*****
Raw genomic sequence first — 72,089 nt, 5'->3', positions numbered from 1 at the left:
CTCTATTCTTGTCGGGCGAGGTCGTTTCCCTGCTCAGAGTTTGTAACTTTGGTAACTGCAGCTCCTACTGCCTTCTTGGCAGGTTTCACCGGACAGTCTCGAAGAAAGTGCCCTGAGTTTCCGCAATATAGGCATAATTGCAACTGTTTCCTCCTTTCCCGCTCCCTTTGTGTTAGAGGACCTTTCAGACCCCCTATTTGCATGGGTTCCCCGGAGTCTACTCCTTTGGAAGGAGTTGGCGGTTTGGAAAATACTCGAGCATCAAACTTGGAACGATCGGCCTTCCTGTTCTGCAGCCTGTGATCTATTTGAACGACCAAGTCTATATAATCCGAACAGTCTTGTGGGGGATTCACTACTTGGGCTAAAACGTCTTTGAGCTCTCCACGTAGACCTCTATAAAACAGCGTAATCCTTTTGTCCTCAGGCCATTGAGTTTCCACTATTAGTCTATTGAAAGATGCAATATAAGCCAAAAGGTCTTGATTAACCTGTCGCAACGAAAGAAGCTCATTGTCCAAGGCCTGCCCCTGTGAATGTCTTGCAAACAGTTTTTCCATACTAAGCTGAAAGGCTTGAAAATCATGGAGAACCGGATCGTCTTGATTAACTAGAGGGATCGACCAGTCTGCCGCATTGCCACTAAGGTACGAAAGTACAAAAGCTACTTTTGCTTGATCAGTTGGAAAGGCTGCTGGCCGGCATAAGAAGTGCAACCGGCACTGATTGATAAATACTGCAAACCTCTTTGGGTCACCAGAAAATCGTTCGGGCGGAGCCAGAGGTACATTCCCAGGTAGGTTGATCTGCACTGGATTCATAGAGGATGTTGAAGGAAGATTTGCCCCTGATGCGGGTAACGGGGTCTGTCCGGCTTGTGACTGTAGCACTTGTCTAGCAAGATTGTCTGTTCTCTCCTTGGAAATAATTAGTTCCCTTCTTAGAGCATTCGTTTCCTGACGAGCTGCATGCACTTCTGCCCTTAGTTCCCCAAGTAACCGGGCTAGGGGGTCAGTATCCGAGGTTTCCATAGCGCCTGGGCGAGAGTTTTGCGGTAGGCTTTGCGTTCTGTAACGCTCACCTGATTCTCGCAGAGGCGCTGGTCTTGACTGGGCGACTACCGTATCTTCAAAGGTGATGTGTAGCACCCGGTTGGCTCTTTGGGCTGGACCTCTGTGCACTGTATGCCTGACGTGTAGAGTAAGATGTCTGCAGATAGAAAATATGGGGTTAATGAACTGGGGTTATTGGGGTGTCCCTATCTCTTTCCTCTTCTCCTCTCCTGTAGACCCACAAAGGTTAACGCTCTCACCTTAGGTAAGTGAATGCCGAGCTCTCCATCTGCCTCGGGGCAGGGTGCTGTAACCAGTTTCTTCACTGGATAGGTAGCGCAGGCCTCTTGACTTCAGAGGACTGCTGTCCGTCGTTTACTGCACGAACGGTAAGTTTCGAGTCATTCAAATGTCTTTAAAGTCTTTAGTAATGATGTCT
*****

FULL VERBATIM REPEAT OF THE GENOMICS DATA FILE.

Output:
Raw genomic sequence first — 72,089 nt, 5'->3', positions numbered from 1 at the left:
CTCTATTCTTGTCGGGCGAGGTCGTTTCCCTGCTCAGAGTTTGTAACTTTGGTAACTGCAGCTCCTACTGCCTTCTTGGCAGGTTTCACCGGACAGTCTCGAAGAAAGTGCCCTGAGTTTCCGCAATATAGGCATAATTGCAACTGTTTCCTCCTTTCCCGCTCCCTTTGTGTTAGAGGACCTTTCAGACCCCCTATTTGCATGGGTTCCCCGGAGTCTACTCCTTTGGAAGGAGTTGGCGGTTTGGAAAATACTCGAGCATCAAACTTGGAACGATCGGCCTTCCTGTTCTGCAGCCTGTGATCTATTTGAACGACCAAGTCTATATAATCCGAACAGTCTTGTGGGGGATTCACTACTTGGGCTAAAACGTCTTTGAGCTCTCCACGTAGACCTCTATAAAACAGCGTAATCCTTTTGTCCTCAGGCCATTGAGTTTCCACTATTAGTCTATTGAAAGATGCAATATAAGCCAAAAGGTCTTGATTAACCTGTCGCAACGAAAGAAGCTCATTGTCCAAGGCCTGCCCCTGTGAATGTCTTGCAAACAGTTTTTCCATACTAAGCTGAAAGGCTTGAAAATCATGGAGAACCGGATCGTCTTGATTAACTAGAGGGATCGACCAGTCTGCCGCATTGCCACTAAGGTACGAAAGTACAAAAGCTACTTTTGCTTGATCAGTTGGAAAGGCTGCTGGCCGGCATAAGAAGTGCAACCGGCACTGATTGATAAATACTGCAAACCTCTTTGGGTCACCAGAAAATCGTTCGGGCGGAGCCAGAGGTACATTCCCAGGTAGGTTGATCTGCACTGGATTCATAGAGGATGTTGAAGGAAGATTTGCCCCTGATGCGGGTAACGGGGTCTGTCCGGCTTGTGACTGTAGCACTTGTCTAGCAAGATTGTCTGTTCTCTCCTTGGAAATAATTAGTTCCCTTCTTAGAGCATTCGTTTCCTGACGAGCTGCATGCACTTCTGCCCTTAGTTCCCCAAGTAACCGGGCTAGGGGGTCAGTATCCGAGGTTTCCATAGCGCCTGGGCGAGAGTTTTGCGGTAGGCTTTGCGTTCTGTAACGCTCACCTGATTCTCGCAGAGGCGCTGGTCTTGACTGGGCGACTACCGTATCTTCAAAGGTGATGTGTAGCACCCGGTTGGCTCTTTGGGCTGGACCTCTGTGCACTGTATGCCTGACGTGTAGAGTAAGATGTCTGCAGATAGAAAATATGGGGTTAATGAACTGGGGTTATTGGGGTGTCCCTATCTCTTTCCTCTTCTCCTCTCCTGTAGACCCACAAAGGTTAACGCTCTCACCTTAGGTAAGTGAATGCCGAGCTCTCCATCTGCCTCGGGGCAGGGTGCTGTAACCAGTTTCTTCACTGGATAGGTAGCGCAGGCCTCTTGACTTCAGAGGACTGCTGTCCGTCGTTTACTGCACGAACGGTAAGTTTCGAGTCATTCAAATGTCTTTAAAGTCTTTAGTAATGATGTCT